Two months after the World Health Organisation (WHO) certified Nigeria Ebola free, Catholics in Lagos have been given the all clear to resume offering each other the traditional handshake during Masses.
The directive, given by the Archbishop of Lagos, Most Reverend Alfred Adewale Martins, was communicated to faithful on Sunday.
Fears arose after the dreaded Ebola Virus Disease (EVD) got to Nigeria in July over possible transmission through the handshake exchanged as a sign of peace by Catholics during worship.
The Church in Nigeria had advised its members to suspend the handshake as part of measures to prevent spreading the disease.
Also affected was the drawing of Holy Water from fonts in churches and the reception of Communion in the mouth.
Those who wished continued to receive Communion in the mouth while others were allowed to receive it by hand.
Our correspondent who was at Divine Mercy Catholic Chaplaincy in Ikorodu on Sunday reports that worshipers rejoiced when the Chaplain, Rev Fr. Joe Ben Onyia, declared that members could offer each other the sign of peace.
Martins’ full statement as obtained by qed.ng reads: “I refer to our Special Circulars of August on ‘The Outbreak of Ebola Virus: A Pastoral Approach’ and ‘Communion-in-the-Hand’ in which we directed that the sign of peace be omitted, the Holy Water fonts be left dry and, permitted in the interim, the reception of the Holy Communion in the hand as an extraordinary practice while the Ebola virus alert was on.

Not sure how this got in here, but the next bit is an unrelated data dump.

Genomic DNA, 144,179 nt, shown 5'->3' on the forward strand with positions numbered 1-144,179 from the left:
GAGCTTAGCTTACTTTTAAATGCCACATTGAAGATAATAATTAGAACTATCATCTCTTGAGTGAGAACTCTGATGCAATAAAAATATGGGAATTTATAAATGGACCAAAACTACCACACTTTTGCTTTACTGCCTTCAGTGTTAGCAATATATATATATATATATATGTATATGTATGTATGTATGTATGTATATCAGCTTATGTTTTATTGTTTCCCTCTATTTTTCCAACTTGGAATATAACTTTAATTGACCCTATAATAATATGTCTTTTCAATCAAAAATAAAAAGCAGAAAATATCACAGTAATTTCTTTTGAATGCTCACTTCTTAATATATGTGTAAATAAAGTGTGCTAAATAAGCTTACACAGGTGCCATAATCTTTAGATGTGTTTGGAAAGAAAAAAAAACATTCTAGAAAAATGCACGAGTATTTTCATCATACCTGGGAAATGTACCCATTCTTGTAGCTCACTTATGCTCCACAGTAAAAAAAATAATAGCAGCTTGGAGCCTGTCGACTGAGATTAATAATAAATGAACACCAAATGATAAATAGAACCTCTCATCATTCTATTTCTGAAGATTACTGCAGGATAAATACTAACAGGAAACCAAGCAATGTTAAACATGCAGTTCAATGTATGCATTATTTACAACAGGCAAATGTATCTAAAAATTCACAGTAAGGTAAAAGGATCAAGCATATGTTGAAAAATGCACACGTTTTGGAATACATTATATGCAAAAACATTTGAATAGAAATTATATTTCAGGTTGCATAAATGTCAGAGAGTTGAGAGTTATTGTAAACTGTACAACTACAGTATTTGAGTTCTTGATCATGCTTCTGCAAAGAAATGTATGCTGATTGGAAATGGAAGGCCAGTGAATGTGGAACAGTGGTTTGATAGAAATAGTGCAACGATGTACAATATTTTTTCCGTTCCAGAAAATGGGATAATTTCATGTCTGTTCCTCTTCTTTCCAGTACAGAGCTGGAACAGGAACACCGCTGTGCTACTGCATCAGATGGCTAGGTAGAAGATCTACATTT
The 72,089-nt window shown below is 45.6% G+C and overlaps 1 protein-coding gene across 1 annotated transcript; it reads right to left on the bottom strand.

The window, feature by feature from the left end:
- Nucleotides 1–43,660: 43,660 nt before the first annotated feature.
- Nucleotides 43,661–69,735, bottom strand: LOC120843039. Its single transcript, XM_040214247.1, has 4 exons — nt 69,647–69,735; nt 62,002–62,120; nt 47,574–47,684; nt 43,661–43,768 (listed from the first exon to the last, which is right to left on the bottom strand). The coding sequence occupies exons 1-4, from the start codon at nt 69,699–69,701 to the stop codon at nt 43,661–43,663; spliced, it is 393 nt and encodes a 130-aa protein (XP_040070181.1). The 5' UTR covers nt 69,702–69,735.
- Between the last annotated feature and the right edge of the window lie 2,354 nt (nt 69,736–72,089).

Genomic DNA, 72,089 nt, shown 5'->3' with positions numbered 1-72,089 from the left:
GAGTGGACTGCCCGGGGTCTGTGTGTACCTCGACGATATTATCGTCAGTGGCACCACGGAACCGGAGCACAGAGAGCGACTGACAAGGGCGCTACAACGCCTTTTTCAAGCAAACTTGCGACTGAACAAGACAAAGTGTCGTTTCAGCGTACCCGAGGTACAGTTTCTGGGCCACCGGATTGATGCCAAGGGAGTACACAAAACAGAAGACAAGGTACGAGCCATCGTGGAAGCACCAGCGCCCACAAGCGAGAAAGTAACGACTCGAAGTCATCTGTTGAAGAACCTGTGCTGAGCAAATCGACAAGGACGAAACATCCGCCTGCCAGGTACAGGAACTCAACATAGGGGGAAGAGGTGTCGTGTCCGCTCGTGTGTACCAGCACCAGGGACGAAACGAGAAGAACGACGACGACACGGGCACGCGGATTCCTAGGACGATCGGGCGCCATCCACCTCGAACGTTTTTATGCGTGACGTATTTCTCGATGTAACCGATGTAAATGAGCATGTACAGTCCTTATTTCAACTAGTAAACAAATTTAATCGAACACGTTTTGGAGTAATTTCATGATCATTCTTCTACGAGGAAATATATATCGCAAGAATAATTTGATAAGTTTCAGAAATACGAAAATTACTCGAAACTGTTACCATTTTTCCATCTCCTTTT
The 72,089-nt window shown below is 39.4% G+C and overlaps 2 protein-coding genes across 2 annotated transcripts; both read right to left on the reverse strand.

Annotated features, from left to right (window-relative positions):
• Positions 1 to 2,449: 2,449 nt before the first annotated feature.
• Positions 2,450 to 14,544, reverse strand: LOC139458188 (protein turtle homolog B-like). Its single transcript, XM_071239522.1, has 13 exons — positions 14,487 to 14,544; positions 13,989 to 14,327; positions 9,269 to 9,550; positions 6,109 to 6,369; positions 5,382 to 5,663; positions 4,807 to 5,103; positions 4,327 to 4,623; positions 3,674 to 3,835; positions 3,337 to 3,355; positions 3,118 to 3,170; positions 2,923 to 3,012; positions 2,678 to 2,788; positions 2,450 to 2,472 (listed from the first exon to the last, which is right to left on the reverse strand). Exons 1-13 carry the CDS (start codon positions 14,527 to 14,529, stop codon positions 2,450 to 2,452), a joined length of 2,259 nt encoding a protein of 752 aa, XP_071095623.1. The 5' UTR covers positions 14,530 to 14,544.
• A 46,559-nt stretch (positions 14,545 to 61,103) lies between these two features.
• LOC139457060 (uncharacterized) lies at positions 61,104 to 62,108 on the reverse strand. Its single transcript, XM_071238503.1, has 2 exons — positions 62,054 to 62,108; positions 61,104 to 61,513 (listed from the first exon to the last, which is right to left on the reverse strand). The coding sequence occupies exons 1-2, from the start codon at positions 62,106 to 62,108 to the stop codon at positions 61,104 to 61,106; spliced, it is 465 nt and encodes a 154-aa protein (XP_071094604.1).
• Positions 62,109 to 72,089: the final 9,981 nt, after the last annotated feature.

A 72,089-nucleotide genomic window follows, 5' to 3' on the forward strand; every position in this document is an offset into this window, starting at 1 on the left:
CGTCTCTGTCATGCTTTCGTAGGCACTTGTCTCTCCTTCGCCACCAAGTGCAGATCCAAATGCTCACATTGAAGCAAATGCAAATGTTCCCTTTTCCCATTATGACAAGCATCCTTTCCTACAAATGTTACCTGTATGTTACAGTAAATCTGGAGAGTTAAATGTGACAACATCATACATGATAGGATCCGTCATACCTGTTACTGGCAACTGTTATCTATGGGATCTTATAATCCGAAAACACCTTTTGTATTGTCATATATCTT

“We thank the Lord that the steps we took to contain the spread of the Ebola virus have been most helpful as Nigeria is now declared an Ebola free nation.
“To this end, I hereby direct that we revert to the normal/ordinary practices prior to the Ebola disease saga.
“We must continue to give thanks to the Lord for prayers answered and pray that He delivers us from all forms of deadly diseases.
“Let us also keep up our prayers for the countries that are still contending with the Ebola virus.”